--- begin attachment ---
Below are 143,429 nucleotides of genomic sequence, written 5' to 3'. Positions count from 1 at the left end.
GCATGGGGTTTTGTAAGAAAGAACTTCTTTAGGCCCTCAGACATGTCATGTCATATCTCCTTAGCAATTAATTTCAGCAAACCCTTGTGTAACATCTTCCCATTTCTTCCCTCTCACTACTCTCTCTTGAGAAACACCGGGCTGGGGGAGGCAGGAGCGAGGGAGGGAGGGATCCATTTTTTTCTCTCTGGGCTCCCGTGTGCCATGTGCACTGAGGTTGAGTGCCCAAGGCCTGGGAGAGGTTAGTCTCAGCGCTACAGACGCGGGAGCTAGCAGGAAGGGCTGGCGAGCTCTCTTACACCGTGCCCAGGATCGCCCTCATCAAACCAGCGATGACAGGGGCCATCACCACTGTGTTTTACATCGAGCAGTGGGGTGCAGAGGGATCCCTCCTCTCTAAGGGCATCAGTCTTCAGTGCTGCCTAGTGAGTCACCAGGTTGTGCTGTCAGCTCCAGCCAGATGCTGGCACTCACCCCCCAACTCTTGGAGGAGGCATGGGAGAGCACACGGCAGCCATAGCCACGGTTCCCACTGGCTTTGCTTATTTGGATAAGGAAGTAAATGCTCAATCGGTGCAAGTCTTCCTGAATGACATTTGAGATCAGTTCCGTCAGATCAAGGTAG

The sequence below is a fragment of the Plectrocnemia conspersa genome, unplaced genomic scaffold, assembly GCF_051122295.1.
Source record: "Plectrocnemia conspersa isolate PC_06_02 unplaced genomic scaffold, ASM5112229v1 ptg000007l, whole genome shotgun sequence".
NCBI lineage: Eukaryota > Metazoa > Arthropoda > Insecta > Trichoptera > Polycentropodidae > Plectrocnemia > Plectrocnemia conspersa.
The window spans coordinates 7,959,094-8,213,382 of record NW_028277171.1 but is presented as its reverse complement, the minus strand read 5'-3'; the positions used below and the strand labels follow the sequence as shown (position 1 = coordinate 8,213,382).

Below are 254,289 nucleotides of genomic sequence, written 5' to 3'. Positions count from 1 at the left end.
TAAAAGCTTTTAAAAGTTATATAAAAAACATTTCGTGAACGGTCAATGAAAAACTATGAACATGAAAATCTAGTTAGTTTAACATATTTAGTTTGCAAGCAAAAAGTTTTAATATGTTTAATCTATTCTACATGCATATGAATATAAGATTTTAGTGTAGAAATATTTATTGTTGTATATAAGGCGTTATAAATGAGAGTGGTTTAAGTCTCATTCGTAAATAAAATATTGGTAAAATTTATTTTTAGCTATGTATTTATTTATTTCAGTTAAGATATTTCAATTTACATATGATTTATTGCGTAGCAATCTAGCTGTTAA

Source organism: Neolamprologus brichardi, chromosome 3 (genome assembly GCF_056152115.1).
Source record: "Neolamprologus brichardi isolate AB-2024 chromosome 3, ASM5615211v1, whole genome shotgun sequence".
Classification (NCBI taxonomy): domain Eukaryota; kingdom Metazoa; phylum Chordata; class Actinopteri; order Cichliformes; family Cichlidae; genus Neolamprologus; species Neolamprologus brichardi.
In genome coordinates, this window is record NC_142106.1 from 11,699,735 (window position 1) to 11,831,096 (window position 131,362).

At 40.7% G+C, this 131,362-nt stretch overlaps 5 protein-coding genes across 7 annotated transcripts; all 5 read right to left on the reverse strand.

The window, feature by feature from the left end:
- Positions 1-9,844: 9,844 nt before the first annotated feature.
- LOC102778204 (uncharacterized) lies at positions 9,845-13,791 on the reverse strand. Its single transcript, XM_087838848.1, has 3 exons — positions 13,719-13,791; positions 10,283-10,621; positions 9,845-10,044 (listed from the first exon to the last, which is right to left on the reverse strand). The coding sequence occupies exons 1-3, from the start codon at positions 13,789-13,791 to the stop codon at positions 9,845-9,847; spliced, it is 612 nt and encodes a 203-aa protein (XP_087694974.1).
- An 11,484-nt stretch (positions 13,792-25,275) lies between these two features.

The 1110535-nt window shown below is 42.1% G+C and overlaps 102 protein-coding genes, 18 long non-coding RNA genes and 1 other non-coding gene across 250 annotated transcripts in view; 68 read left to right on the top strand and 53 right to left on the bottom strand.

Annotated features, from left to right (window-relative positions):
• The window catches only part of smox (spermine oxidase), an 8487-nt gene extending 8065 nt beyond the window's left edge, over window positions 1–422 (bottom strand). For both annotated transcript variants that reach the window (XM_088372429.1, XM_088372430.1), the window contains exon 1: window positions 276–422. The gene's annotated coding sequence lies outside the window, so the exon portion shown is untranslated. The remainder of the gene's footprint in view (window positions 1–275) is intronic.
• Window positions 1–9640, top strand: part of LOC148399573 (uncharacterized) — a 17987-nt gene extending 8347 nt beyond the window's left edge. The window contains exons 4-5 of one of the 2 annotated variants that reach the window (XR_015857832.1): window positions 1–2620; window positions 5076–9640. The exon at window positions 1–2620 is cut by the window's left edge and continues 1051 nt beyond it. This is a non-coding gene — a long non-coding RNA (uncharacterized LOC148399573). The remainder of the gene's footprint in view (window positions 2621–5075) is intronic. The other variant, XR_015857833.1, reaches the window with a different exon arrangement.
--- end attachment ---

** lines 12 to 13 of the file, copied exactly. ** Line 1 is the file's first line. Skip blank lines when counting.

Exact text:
In genome coordinates, this window is record NC_142106.1 from 11,699,735 (window position 1) to 11,831,096 (window position 131,362).

At 40.7% G+C, this 131,362-nt stretch overlaps 5 protein-coding genes across 7 annotated transcripts; all 5 read right to left on the reverse strand.